Types with methods

July 21, 2023

Type definitions

A defined type may have methods associated with it. It does not inherit any methods bound to the given type, but the method set of an interface type or of elements of a composite type remains unchanged:

// A Mutex is a data type with two methods, Lock and Unlock.
type Mutex struct         { /* Mutex fields */ }
func (m *Mutex) Lock()    { /* Lock implementation */ }
func (m *Mutex) Unlock()  { /* Unlock implementation */ }

// NewMutex has the same composition as Mutex but its method set is empty.
type NewMutex Mutex

// The method set of PtrMutex's underlying type *Mutex remains unchanged,
// but the method set of PtrMutex is empty.
type PtrMutex *Mutex

// The method set of *PrintableMutex contains the methods
// Lock and Unlock bound to its embedded field Mutex.
type PrintableMutex struct {

// MyBlock is an interface type that has the same method set as Block.
type MyBlock Block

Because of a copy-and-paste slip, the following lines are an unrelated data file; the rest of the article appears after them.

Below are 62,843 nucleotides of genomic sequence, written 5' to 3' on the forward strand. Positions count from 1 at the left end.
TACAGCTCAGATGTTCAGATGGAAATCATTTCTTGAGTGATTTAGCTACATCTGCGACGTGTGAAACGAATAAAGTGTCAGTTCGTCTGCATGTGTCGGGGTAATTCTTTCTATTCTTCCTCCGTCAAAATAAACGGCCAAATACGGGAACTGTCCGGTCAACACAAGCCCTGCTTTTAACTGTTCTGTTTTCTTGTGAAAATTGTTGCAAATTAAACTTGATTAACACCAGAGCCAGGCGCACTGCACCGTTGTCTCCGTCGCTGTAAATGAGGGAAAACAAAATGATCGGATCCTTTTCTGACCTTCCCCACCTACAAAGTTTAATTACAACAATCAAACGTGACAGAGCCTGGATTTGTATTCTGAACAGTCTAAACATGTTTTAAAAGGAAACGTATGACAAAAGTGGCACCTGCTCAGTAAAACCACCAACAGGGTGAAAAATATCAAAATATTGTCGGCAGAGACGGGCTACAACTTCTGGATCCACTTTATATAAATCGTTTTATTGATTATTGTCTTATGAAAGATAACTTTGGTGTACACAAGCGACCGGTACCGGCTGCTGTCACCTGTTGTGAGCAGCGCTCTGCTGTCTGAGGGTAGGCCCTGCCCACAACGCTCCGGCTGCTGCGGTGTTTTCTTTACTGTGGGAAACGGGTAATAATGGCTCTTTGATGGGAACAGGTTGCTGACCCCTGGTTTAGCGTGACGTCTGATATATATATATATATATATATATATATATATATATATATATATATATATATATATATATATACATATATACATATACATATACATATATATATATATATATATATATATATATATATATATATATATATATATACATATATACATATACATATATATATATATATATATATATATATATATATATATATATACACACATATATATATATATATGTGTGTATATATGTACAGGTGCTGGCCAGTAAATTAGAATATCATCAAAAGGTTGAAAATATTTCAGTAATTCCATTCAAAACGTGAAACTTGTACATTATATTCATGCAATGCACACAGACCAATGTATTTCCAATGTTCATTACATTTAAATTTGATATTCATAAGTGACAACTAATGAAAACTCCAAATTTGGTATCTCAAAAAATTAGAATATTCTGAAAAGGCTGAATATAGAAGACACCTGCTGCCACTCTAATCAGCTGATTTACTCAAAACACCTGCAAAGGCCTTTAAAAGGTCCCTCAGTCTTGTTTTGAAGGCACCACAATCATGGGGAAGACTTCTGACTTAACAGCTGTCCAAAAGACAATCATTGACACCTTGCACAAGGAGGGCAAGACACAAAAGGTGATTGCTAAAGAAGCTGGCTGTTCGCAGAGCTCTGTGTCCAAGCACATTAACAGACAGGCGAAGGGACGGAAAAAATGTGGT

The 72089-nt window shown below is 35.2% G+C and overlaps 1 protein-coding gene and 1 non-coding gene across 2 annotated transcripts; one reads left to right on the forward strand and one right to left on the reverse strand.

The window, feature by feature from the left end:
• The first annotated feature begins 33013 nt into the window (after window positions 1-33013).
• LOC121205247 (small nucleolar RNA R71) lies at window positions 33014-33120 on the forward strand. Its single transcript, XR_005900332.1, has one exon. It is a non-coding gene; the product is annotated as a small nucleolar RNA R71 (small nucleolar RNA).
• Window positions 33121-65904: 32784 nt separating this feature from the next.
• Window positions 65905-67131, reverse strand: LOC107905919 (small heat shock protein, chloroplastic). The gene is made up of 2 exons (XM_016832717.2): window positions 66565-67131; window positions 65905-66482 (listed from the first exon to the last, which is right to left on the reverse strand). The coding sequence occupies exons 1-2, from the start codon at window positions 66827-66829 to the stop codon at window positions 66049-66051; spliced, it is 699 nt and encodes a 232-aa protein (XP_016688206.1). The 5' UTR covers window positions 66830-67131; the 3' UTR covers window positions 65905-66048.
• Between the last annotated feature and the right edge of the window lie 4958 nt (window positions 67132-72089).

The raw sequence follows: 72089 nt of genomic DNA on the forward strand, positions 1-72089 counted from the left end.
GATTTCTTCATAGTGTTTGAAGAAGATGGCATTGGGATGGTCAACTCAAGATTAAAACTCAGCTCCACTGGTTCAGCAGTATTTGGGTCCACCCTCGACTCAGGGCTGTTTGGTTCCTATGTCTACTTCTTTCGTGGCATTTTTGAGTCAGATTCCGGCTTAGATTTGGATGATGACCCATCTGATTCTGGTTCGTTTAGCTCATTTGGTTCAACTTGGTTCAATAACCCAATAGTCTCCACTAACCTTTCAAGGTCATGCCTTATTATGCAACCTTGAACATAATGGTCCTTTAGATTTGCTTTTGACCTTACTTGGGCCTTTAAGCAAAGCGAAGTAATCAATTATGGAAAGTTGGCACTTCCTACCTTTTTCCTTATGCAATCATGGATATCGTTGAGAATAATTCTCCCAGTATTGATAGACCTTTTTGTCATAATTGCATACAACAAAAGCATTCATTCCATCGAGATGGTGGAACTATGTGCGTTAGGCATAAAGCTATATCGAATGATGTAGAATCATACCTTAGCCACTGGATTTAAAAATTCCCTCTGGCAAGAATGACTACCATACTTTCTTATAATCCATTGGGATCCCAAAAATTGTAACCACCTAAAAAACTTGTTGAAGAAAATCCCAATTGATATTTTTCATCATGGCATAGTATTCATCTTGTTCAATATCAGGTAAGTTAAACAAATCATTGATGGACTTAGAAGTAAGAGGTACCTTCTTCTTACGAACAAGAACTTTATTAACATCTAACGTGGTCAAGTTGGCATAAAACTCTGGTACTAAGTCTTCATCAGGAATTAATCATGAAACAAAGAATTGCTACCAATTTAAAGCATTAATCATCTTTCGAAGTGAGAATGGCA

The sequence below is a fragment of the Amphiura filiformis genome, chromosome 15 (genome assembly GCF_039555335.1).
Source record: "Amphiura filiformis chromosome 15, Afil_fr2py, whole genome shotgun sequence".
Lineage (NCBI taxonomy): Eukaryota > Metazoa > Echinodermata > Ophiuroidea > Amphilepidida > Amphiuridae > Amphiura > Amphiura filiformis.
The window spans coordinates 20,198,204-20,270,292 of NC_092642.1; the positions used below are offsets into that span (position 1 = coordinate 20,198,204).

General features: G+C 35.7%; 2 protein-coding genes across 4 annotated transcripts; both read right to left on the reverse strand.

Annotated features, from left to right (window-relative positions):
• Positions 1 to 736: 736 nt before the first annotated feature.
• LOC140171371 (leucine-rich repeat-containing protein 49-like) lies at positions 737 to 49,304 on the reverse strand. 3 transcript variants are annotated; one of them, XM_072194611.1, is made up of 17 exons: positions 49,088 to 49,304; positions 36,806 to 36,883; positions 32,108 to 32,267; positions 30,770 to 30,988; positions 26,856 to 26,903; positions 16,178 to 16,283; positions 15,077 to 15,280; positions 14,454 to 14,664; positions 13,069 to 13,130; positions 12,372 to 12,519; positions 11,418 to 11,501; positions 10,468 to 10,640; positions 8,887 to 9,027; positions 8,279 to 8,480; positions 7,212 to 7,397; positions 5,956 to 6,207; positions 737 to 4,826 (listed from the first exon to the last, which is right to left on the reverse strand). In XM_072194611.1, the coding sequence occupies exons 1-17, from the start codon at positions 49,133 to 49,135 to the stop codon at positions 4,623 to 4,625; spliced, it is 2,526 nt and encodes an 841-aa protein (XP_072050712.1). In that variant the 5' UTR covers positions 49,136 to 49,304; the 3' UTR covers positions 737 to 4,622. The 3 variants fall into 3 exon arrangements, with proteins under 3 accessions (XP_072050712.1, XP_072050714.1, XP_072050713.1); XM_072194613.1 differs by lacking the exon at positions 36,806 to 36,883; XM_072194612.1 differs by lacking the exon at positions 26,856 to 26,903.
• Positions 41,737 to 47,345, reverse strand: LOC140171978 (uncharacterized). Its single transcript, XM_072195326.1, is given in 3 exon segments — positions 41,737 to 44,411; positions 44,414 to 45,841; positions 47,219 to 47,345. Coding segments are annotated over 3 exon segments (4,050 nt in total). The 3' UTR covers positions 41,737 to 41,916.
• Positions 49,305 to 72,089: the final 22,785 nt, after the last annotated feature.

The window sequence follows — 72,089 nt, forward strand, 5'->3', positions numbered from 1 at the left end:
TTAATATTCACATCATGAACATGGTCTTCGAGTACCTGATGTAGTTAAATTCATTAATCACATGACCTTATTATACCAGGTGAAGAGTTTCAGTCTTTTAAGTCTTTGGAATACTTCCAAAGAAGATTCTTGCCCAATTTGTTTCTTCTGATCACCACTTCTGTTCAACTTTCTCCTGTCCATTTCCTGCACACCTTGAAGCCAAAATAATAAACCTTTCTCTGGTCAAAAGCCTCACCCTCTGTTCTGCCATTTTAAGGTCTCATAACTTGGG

The above examples are pretty good at showing the behavior, but let’s talk a bit about intention.

Why would you ever want to define a type with the same composition as another, but with an empty method set?

One example I’ve written about before, is to break an otherwise infinite loop when implementing a custom JSON marshaler. Say you want to marshal a value as JSON array:

func (t Tag) MarshalJSON() ([]byte, error) {
    type localTag Tag // localTag doesn't inherit the MarshalJSON method, breaking the loop
    jsonValue, err := json.Marshal(localTag(t))
    if err != nil {
        return nil, err
    return json.Marshal([]json.RawMessage{jsonValue})

Quotes from The Go Programming Language Specification Version of December 15, 2022

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